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10/3/2013
05:23 PM
Ryan Harris
Ryan Harris
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BlackBerry's 11th Hour: How It Can Survive

To pull out of its death spiral BlackBerry needs a financial savior -- plus the willingness to promote the heck out of cool-but-neglected features like the keyboard and multitasking.

BlackBerry 10: Visual Tour Of Smartphones, OS
BlackBerry 10: Visual Tour Of Smartphones, OS
(click image for larger view and for slideshow)
This is BlackBerry's 11th hour. With a tepid buyout bid on the table and a lukewarm release of the Z30 behind it, it plans to lay off 40% of its workforce, according to CNN, and it lost $1 billion in the third quarter of 2013.

Unsold BlackBerry 10 inventory is largely responsible for the disastrous last quarter. Fairfax Financial, a Canadian insurance company, will give BlackBerry until Nov. 4, 2013, to accept its offer to buy the company for $9 per share. Fairfax, BlackBerry's biggest shareholder, could wind up in a bidding war if another player comes on the scene, but as of now, no one else has officially stepped up.

Cisco, IBM and Microsoft have been discussed as potential buyers. BlackBerry would have to pay Fairfax $150 million should another offer come in higher than Fairfax's.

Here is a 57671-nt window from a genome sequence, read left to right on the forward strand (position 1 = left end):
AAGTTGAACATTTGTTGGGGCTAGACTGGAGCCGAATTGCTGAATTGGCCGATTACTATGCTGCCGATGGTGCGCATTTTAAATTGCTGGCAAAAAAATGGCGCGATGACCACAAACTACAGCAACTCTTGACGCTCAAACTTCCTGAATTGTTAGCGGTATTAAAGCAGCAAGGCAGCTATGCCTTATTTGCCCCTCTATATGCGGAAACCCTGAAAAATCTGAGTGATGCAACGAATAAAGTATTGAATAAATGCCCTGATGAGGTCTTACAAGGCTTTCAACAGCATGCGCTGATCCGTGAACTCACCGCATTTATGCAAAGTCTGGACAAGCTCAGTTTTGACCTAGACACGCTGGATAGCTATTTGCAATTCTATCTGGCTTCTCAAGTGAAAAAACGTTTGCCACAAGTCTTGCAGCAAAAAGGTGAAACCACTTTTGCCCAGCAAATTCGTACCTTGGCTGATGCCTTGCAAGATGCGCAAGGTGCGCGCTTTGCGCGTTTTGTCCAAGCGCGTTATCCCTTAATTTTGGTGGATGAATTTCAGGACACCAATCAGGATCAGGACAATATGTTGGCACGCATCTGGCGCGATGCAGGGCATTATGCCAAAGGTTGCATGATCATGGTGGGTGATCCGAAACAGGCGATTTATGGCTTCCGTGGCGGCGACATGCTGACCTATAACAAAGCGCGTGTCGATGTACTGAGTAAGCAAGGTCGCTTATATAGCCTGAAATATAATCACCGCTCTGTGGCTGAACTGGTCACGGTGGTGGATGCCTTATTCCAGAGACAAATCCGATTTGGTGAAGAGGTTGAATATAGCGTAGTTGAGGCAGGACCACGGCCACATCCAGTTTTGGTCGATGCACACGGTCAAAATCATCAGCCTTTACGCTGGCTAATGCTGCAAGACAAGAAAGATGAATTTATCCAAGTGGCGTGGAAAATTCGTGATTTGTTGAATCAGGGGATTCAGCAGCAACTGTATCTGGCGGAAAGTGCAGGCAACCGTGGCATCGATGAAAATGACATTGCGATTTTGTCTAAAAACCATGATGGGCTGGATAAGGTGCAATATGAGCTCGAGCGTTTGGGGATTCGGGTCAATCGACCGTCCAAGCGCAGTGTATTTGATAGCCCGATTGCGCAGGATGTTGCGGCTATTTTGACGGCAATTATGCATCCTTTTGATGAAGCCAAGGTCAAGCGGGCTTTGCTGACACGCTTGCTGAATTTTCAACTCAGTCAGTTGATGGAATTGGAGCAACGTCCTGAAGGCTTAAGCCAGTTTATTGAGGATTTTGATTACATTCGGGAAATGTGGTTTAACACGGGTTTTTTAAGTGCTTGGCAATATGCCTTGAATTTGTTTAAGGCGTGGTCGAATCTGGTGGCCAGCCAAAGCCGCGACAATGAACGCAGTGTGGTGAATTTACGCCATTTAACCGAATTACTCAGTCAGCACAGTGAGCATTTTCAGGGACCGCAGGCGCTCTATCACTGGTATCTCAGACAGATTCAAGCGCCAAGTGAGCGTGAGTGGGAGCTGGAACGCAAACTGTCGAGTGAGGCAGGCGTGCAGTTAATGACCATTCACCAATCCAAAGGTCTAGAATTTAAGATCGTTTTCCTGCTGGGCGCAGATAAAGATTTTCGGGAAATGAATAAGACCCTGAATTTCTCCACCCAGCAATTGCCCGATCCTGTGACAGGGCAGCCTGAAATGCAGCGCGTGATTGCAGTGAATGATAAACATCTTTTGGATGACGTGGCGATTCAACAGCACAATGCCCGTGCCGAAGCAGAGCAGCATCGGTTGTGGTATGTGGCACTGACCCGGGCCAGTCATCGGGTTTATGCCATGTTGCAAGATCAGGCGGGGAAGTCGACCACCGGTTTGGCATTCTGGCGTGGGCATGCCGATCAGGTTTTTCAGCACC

The company's dreary quarterly report also includes news that BlackBerry's focus would shift from the consumer market to a bolstering of the corporate sector. However, BlackBerry's business accounts have been jarred loose by rivals Apple, Google and Microsoft because of BYOD programs, enhanced security features and improved email delivery.

[ How BlackBerry rose and fell: BlackBerry: The Fax Machine Of Its Era. ]

A backlog of phones that few people want is not BlackBerry's only problem. Aside from being crowded out of the smartphone market by Apple, Google and Microsoft, BlackBerry is also losing ground to smaller firms that do mobile device management (MDM), such as Airwatch, MobileIron and Good Technology. At this rate, it'll take more than Fairfax's buyout offer and a spike in BlackBerry 10 sales to keep the former icon from being broken apart and salvaged for its patents.

So, What's The Answer?

The sun hasn't yet set on BlackBerry. Whether Fairfax or another bidder takes the risk, the strategy must be swift and decisive. BlackBerry, in whatever form, will have to meld both the past that created its market and the future that dictates it.